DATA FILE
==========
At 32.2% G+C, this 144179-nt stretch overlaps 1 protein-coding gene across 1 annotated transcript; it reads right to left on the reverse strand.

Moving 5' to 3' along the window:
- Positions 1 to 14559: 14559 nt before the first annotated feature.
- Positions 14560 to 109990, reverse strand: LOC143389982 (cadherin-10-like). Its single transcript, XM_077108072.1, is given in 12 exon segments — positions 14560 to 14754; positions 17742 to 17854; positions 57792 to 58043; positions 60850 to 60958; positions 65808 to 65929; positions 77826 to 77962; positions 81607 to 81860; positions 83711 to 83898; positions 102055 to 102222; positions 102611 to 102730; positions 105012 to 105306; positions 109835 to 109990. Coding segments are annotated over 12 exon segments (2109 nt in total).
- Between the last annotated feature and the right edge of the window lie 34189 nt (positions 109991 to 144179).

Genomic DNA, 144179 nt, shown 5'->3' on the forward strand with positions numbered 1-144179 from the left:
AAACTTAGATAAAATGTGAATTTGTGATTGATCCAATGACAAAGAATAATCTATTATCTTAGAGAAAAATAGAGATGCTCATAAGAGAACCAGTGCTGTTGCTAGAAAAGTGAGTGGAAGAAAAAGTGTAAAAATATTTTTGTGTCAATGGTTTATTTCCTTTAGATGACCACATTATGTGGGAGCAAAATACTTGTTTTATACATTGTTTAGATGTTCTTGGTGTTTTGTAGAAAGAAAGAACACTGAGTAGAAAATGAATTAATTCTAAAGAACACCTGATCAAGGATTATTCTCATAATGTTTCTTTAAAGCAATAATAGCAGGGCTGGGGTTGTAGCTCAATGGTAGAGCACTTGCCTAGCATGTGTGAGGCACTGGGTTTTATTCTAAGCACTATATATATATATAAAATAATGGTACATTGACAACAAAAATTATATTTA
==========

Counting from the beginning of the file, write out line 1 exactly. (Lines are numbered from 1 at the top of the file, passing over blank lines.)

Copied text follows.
At 32.2% G+C, this 144179-nt stretch overlaps 1 protein-coding gene across 1 annotated transcript; it reads right to left on the reverse strand.